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Is this really you?

She didn’t see it coming; the blow came from behind. When she stood up to face him, he was waiting.

Karen Jongs

Special Contributor

She didn’t see it coming; the blow came from behind. When she stood up to face him, he was waiting. This time he didn’t care if the neighbors heard. The shouted insults, accusations and name calling never let up that night. While he relentlessly blamed her for all that he believed was wrong in his world, their children listened.

Yes, she had attempted to reason with him in the past and had even left on a few occasions, maybe to pressure him to change, maybe to shock him into taking the situation seriously – or maybe simply to remind herself that she could leave. She always returned with the hope his promises and apologies were the truth this time.

His constant criticisms and ridicule undermined her efforts and eroded her self esteem. As far as he was concerned, she would never be good enough and he shared this insight with her every day. She even blamed herself for a lot of his anger. If only she was good at this or better skilled at that, he would be happier… she vowed to become all that he wanted; perfection in all that she did. Her vigilant effort didn’t seem to matter to him.

The tension in their home was almost palpable; she did everything she could to keep things calm. It used to be months between his violent outbursts, but now the violence was happening more often than not. His anger seemed out of control, even nonsensical at times and it scared her.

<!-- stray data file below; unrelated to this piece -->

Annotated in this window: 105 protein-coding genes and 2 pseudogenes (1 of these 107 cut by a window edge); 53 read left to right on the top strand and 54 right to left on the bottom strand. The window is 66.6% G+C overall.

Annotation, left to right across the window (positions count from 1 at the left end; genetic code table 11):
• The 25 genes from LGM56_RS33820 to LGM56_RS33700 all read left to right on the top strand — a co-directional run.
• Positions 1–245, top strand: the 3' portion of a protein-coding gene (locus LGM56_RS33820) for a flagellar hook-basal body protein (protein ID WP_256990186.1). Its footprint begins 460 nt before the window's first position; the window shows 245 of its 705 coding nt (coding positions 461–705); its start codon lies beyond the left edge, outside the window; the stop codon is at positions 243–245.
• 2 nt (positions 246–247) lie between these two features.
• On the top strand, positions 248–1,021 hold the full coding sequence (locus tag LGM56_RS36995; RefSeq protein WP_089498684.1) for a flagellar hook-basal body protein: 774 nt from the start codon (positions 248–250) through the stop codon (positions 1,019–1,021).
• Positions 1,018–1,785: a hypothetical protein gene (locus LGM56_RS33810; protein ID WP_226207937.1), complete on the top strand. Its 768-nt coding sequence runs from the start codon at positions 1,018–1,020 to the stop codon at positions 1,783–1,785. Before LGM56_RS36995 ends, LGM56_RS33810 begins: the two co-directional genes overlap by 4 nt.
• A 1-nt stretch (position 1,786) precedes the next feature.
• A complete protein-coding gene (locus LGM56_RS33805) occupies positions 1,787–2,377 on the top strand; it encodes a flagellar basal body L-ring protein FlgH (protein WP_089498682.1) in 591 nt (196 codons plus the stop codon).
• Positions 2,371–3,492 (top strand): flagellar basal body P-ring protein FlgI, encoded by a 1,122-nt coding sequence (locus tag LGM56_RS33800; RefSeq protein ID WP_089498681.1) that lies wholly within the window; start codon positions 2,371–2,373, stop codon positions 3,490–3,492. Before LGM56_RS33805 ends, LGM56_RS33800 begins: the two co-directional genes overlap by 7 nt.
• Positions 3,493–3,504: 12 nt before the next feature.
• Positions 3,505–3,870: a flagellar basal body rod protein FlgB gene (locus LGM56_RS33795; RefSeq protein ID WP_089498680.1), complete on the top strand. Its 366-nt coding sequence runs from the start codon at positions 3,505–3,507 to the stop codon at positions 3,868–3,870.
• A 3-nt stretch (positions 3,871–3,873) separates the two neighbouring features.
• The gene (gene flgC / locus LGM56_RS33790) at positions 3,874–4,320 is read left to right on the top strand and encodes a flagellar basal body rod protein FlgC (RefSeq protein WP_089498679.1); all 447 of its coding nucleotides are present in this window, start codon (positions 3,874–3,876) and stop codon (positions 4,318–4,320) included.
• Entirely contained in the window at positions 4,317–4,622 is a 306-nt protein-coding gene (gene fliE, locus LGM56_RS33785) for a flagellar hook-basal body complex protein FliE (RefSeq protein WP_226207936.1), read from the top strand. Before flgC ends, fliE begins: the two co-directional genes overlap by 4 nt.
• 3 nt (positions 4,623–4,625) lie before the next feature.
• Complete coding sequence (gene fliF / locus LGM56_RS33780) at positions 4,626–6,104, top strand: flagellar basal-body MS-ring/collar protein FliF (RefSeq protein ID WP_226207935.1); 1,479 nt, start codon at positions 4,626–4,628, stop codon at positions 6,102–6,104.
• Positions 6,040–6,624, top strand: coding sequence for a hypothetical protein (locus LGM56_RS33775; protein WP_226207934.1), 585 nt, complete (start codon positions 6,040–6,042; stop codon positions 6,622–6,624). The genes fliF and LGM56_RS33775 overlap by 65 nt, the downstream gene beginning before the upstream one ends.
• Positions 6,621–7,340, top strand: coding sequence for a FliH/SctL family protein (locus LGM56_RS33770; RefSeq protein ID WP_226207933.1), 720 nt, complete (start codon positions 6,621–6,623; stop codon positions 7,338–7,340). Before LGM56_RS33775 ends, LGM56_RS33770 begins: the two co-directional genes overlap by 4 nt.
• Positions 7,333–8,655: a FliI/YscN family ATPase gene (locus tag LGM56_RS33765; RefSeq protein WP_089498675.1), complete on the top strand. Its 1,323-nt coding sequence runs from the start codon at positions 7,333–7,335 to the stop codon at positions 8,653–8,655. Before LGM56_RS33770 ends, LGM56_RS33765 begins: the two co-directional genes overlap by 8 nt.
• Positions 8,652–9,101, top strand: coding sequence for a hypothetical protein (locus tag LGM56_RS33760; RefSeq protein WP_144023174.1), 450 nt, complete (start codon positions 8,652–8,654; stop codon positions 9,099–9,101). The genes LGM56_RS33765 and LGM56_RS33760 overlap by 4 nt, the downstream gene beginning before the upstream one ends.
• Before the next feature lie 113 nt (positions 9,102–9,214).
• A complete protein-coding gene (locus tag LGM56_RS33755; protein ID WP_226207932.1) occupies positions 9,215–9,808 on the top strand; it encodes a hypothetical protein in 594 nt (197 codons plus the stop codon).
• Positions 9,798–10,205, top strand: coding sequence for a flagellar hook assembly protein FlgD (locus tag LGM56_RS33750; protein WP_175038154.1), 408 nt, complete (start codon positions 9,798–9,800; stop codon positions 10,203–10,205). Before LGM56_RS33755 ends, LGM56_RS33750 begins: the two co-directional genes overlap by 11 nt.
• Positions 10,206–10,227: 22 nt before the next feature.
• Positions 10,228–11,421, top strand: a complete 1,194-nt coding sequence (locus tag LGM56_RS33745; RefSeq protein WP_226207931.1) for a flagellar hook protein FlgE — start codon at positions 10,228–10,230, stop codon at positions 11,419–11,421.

Protecting herself and buffering their kids from the chaos and craziness of the abuse was both overwhelming and draining. Attempting to stay emotionally healthy and physically safe in a supercharged abusive environment is a daunting undertaking and takes its toll.

She was tired; living like this exhausted her. She was tired of pretending to family and friends that everything was good between them, tired of supporting the positive image her partner had created for himself in the community, tired of pretending she was happy, tired of being lonesome, tired of participating in the façade, tired of living a lie.

Leaving an abusive relationship can be the most difficult and dangerous time for a woman as her abuser feels he has lost all sense of control over her. The Jean Scott Transition House (of Hope & Area Transition Society) located in Hope, B.C. has been providing resources to meet the needs of women and children fleeing abusive relationships since 1993.

Women with or without children who seek refuge at the Jean Scott Transition House receive accommodation, abuse education, safety planning, resource and referrals, and emotional support. If a woman is in need of Transition House, she can phone directly to 604-869-5191 24 hours a day, 365 days a year.

The Jean Scott Transition House has a dedicated staff team who support women in their journey, no matter what they decide to do. Everyone has the right to live free from abuse and yes, this means you too!

Karen Jongs is a Women and Children Support Worker with the Hope and Area Transition Society.